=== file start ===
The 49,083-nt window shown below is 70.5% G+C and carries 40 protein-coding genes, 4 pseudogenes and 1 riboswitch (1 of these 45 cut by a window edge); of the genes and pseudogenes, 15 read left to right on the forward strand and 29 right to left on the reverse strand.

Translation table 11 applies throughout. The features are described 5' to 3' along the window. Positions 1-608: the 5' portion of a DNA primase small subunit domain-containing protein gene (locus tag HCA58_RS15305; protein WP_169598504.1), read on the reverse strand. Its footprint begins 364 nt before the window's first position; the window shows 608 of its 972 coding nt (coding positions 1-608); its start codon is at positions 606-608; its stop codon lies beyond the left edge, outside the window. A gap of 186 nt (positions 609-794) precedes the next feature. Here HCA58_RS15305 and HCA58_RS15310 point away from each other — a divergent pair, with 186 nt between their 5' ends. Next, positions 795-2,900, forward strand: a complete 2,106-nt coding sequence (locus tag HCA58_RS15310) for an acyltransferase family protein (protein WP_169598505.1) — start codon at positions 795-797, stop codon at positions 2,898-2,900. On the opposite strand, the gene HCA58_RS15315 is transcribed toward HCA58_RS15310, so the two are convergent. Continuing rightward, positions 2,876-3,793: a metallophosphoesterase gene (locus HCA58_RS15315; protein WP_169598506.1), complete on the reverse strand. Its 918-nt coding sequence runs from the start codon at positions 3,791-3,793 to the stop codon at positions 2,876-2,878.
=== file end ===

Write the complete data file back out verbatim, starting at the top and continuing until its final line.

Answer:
The 49,083-nt window shown below is 70.5% G+C and carries 40 protein-coding genes, 4 pseudogenes and 1 riboswitch (1 of these 45 cut by a window edge); of the genes and pseudogenes, 15 read left to right on the forward strand and 29 right to left on the reverse strand.

Translation table 11 applies throughout. The features are described 5' to 3' along the window. Positions 1-608: the 5' portion of a DNA primase small subunit domain-containing protein gene (locus tag HCA58_RS15305; protein WP_169598504.1), read on the reverse strand. Its footprint begins 364 nt before the window's first position; the window shows 608 of its 972 coding nt (coding positions 1-608); its start codon is at positions 606-608; its stop codon lies beyond the left edge, outside the window. A gap of 186 nt (positions 609-794) precedes the next feature. Here HCA58_RS15305 and HCA58_RS15310 point away from each other — a divergent pair, with 186 nt between their 5' ends. Next, positions 795-2,900, forward strand: a complete 2,106-nt coding sequence (locus tag HCA58_RS15310) for an acyltransferase family protein (protein WP_169598505.1) — start codon at positions 795-797, stop codon at positions 2,898-2,900. On the opposite strand, the gene HCA58_RS15315 is transcribed toward HCA58_RS15310, so the two are convergent. Continuing rightward, positions 2,876-3,793: a metallophosphoesterase gene (locus HCA58_RS15315; protein WP_169598506.1), complete on the reverse strand. Its 918-nt coding sequence runs from the start codon at positions 3,791-3,793 to the stop codon at positions 2,876-2,878.